There are a few other peculiarities of the system.  Combat is fast (that one d100 roll tells whether or not you hit, and how much damage you do) and frequently deadly (for example, a critical hit instantly kills or incapacitates the opponent); I've run a couple of one shots, and combat usually lasted two rounds, ending with an unconsciousness or a death.  For that matter, the combat chapter opens with six ways to avoid a fight (which I thought was a brilliant touch).  People who are not combat veterans take sanity checks just for being attacked, so it's entirely possible to end a combat by shooting at someone (in a one shot, a brainwashed terrorist who had never actually been in a violent situation surrendered when a character fired at him, missed, and killed someone else; he was so shaken that he ran and hid).  Also, though this can be done in any system, Unknown Armies rules state that the GM should track all hit points, only describing character conditions in terms of actual injuries and impressions (you have a bullet wound in your right shoulder and you think your left leg is broken; you feel a little light-headed and the edges of your vision pulse red).  This uncertainty helps keep characters from being totally cavalier about combat, as they never know how close they are to dying.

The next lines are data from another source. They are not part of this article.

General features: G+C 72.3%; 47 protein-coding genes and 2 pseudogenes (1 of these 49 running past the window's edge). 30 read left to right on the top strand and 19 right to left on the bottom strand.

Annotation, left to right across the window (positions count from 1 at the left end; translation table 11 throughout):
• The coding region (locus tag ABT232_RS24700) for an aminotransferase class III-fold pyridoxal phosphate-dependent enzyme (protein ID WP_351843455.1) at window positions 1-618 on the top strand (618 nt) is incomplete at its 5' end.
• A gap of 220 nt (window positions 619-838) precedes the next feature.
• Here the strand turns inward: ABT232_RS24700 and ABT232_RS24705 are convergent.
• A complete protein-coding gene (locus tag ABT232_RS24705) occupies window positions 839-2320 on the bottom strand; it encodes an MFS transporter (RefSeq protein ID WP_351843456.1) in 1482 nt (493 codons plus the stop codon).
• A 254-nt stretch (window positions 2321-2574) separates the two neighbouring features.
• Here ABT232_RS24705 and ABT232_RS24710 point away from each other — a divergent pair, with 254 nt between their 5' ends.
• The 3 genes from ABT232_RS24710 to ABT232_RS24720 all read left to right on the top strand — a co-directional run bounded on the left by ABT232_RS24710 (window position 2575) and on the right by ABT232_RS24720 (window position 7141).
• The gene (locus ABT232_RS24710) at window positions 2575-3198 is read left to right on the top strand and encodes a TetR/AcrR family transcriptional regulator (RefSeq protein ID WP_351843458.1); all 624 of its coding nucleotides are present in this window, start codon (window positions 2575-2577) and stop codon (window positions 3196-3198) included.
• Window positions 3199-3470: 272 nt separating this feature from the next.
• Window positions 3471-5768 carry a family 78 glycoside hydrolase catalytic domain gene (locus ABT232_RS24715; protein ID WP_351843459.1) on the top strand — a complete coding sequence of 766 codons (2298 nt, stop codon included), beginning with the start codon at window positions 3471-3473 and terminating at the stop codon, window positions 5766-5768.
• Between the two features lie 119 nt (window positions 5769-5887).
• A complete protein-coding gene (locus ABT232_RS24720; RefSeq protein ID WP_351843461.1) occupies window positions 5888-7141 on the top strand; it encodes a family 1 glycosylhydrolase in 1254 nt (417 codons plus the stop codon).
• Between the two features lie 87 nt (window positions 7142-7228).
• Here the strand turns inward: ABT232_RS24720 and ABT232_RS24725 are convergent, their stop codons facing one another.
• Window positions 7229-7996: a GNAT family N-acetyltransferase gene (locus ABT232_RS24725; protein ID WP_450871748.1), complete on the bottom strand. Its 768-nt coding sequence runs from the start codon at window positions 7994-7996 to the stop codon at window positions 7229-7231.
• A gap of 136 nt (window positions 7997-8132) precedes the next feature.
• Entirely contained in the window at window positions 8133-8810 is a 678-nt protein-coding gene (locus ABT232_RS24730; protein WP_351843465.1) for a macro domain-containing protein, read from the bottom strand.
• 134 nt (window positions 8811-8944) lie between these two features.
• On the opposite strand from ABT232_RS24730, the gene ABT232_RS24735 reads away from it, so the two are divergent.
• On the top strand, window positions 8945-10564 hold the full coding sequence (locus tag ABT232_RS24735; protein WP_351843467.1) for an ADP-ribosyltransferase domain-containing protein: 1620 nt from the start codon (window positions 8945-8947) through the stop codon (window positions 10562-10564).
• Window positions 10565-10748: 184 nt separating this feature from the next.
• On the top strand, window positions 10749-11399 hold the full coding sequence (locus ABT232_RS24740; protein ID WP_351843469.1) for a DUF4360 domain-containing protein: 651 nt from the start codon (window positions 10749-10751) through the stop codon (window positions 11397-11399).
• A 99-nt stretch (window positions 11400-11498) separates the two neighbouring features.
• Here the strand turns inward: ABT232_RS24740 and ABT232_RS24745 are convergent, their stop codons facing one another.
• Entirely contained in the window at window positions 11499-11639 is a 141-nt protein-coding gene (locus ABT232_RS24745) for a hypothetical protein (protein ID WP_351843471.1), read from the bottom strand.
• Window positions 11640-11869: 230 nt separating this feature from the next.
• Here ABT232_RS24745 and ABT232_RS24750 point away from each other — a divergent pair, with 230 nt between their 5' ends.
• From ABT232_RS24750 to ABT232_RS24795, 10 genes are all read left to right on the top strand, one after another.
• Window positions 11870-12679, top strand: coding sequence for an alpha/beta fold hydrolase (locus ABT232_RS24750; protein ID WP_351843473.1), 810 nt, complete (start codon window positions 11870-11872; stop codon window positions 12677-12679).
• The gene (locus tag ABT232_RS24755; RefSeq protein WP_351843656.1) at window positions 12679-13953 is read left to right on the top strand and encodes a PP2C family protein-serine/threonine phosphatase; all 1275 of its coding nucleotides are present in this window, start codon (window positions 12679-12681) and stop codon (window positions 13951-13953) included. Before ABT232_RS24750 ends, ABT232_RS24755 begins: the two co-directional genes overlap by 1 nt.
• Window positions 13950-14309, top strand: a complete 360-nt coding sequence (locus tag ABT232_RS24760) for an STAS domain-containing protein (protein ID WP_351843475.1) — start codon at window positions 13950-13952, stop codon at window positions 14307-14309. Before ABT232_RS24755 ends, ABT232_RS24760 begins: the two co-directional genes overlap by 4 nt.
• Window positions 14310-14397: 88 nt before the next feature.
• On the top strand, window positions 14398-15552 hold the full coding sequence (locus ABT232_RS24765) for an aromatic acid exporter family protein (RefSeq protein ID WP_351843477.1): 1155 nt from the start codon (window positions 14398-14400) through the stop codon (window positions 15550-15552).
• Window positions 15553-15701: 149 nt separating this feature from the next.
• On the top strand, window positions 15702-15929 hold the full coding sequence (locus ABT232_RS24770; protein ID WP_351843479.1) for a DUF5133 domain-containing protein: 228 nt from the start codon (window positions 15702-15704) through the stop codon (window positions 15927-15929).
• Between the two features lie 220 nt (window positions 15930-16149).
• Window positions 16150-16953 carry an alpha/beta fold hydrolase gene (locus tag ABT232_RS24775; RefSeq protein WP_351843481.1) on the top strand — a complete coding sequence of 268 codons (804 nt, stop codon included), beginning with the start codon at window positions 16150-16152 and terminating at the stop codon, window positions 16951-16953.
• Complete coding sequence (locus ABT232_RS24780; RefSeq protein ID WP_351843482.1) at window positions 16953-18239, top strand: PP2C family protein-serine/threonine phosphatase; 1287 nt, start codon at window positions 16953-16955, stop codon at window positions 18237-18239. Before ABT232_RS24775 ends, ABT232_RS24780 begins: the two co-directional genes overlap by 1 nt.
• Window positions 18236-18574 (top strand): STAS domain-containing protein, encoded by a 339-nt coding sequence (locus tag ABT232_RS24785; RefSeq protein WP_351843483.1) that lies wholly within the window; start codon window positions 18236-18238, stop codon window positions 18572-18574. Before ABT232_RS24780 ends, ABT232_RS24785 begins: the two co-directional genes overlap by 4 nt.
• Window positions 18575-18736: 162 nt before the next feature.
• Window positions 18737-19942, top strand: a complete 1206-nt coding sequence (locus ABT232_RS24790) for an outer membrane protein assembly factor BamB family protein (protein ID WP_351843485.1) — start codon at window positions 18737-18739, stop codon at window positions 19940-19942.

As for the sanity system, the downward slide of Call of Cthulhu is, instead, a delicate balancing act in Unknown Armies.  If you're in the middle, you're vulnerable to shocks, but you're otherwise okay.  If you're at one end, you're a pile of quirks and mental illnesses.  If you're at the other end, you're highly-resistant to further mental shocks, but you're a sociopath, incapable of basic human empathy.

As for magic, that's one of the secrets of the setting, but as previously noted, magic comes with its own drawbacks, typically constricting the magician's behavior.  As such, normal mortals have an edge in the setting because they can still relate to their fellow humans without risking their magic (and as noted, modern technology is frequently more reliable than magic effects, anyway).

If you like modern occult conspiracy settings, I highly recommend this one.  If I ever have the time to run on Constantcon, I was contemplating Unknown Armies because it's so fast.  Though I should really just awaken early one morning for the Caves of Myrddin, because they sound awesome.  I mean, the caves descend into the upper levels of Hell, how could they not be awesome?

Edit (5-9-2016): If you liked this review, check out my review of Unknown Armies, third edition, or my actual play report for UA3.